Artist: Ragan Whiteside
Album: Reminiscing (2019)
Oh, my goodness, so many good artists, and so little time to write about them! Yo, I don’t know if my readers have ever heard of Ragan Whiteside before; but she’s one of the best female flutists I’ve heard in a like time. I mean, she’s a badass bitch boooooyyyyyy! You know, come to think of it, relatively speaking, there aren’t that many female instrumentalists out here (yet a lone a flutist). I’m not quite sure if this is something females are usually not particularly interest in, or perhaps this is one of the few genres that are still male dominated. I guess I’ll have to research that one. Not really sure, but I think it’s an interesting topic.
She’s Kind Of A Chaka Khan Look-A-like!
I really do encourage that you research her music. Well, not too long a go last year she released a single called “Reminiscing.” It happens to be an instrumental cover version of one of my most favorite seventies songs by the Little River Band, from their 1978 album “Sleeper Catcher.” After all these years I still love listening to that song. Anyway, Ragan did a beautiful job with this piece. She added a new modern take on a very old classic. I love her above album cover too! It kind of reminds me of those old 60’s album covers with various artists on them. Question, why did almost all of those types of albums had to have both women (usually with high skirts) and cars on it? It was the oddest thing. 🤣
I’m not sure where her rendition of “Reminiscing” landed on the charts (or if it did), but I don’t care because I love it. However I do know she came out with another recent single called “Jam It (2019),” that made the top ten jazz category. It sounds ok. But check out “Corey’s Bob (2017),” and “Mystic Vibrations (2017).” Both are on her album called “Treblemaker.”
Song: Best Part
Artist: Marcus Johnson
Album: Ballads: In My Voice (2019)
This is a wonderful piece I’ve heard not too long ago. “Best Part” is actually an instrumental cover of a song from a Canadian brotha by the name of Daniel Caesar, and an American female artist that goes by the name of H.E.R. (Gabriella Wilson). I love both versions actually. The original song hit double platinum, and reached #1 on the R&B category. I know you’ll love Marcus’s version, it is the perfect easy listening piece to start your morning off mellow, with some hot coffee.
Artist: Peter White
Album: Playin’ Favorites (2006)
Genre: Smooth Jazz
This is a beautiful instrumental cover originally performed by a band called Jr. Walker & The All Stars, one of their biggest hits. Peter White’s version is a modern take of an old classic. It almost feels like an extension of Walker’s music. I highly recommend jazz lovers take a listen to this piece, I think you’ll enjoy it. Actually, I just finished listening to the whole album, and it’s pretty good!
Oh, my goodness! How’s this for back in the day nostalgia? I love me some Kenny G. It’s funny, if I didn’t know who Kenny was, and I was blindly looking for a good instrumental album to purchase, judging from this album cover I don’t think I would have picked up this one. Which always reminds me of that ol’ saying, “never judge a book by it’s cover.” This same album happens to have one of my favorite Kenny G pieces called “Silhouette (1988).” Kenny seems to have this strange and unique ability, to almost make his instruments romantically sing to you! If that make sense.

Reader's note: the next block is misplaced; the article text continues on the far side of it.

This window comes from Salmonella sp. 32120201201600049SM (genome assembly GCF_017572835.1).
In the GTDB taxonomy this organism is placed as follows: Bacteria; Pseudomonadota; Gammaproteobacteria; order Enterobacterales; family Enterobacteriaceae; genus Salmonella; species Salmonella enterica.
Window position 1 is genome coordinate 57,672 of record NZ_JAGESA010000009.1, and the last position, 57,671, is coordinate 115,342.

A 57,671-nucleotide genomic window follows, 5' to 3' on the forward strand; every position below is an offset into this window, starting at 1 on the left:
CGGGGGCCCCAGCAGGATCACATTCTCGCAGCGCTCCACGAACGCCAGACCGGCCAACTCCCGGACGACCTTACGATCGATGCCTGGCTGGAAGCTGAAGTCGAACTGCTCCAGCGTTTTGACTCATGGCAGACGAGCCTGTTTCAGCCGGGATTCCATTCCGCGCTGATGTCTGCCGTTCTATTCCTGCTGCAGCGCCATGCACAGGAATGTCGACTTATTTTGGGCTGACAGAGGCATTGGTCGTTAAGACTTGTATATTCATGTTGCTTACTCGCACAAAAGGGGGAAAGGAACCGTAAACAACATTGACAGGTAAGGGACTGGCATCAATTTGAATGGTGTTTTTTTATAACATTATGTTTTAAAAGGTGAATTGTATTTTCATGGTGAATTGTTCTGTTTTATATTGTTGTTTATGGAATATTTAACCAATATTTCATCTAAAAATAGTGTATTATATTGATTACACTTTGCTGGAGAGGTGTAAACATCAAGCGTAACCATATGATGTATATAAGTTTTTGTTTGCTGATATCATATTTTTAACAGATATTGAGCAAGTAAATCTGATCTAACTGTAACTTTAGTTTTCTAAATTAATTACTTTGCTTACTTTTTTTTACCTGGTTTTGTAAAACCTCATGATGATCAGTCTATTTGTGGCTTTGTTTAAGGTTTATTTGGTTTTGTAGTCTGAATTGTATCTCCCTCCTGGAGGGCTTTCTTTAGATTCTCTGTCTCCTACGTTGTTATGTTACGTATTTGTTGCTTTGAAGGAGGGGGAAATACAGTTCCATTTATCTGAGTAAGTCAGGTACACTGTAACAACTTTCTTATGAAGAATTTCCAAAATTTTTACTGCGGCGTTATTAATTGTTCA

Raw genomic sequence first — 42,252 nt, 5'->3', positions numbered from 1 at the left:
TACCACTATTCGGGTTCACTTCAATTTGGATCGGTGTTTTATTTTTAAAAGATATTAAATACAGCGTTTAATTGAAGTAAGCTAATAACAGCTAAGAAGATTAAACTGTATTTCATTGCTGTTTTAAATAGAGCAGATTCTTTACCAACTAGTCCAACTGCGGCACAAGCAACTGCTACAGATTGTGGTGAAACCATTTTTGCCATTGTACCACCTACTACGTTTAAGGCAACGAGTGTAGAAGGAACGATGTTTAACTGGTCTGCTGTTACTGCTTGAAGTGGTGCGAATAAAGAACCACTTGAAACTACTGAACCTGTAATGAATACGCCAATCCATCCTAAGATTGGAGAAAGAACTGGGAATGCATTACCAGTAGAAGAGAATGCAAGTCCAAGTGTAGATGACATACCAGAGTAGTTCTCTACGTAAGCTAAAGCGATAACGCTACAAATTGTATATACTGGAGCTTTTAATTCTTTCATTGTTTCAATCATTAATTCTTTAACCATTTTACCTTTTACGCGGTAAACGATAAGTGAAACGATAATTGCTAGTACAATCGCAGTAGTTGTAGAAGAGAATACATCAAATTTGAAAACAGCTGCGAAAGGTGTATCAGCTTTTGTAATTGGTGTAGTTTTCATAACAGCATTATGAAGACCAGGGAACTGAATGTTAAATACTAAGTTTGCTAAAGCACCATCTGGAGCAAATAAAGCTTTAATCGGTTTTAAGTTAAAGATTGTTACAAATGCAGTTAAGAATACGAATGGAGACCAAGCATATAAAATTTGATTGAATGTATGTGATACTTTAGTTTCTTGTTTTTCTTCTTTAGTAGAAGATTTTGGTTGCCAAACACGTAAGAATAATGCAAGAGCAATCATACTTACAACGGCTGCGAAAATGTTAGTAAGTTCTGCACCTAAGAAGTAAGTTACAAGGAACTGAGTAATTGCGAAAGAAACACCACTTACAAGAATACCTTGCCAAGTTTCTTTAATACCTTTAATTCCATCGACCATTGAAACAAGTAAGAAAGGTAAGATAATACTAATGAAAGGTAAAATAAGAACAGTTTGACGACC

Another great tune from this same album is called “All In One Night (1988).” In my opinion, Kenny G is one of the very few instrumental artists that not only managed to break through mainstream music, but continued to keep the interest of a wide range of music lovers. That’s pretty impressive, considering that most people today are very picky with their musical tastes.
Kenny’s musical writing, and performing style is like no other.I think my ultimate favorite came from his first or second album. The piece was called “Songbird (1986).” Do you guys remember this one? Tell me this is not one of the most romantic saxophone sounds you’ve ever heard? Songbird hit #4 on the Top 100 Charts. Another beautiful piece I recommend you should check out is “Forever In Love (1992).” Absolutely a beautiful (in my opinion). This is a perfect song to have dinner with someone special. Definitely! Kenny has been around a long time, since ’73 to be exact, and he’s still performing all around the world. Even if we don’t hear his music anymore, he’s still a very accomplished musician.3+1 Behind The Napa Valley Icons Set for $120 with shipping included!
Hey guys, Today I’d like to introduce to you a guy I consider a master guitarist from back in the day. His name was O’Donel Levy. I’ve been playin’ him all day for the past week. I thought to myself, I need to blog about him before the week is over. The late O’ Donel Levy had an incredible album called “Breeding Of Mind (1974).” Sh*t! This album is freakin’ amazing! If you love instrumental jazz R&B (maybe a little of easy funk too), there’s no doubt in my mind you’d fall in love with this album as I did. It’s a cryin’ shame that I saw no meaningful information about him on Billboard. Then again, I’m not surprised.
Music aficionados would call Levy’s music modern jazz today. His style reminds me a lot of legendary George Benson. In fact, at one time, he actually toured with both George Benson and Jimmy McGriff. Levy’s album is filled with absolutely brilliant reinterpretations of well known classics. My strongest favorite is his rendition of The Carpenter’s “We’ve Only Just Begun.” I hate using words over and over, but this piece is amazing! This is what I call relaxing smooth jazz! It’s the kind of music you can play while chatting & brunching with friends.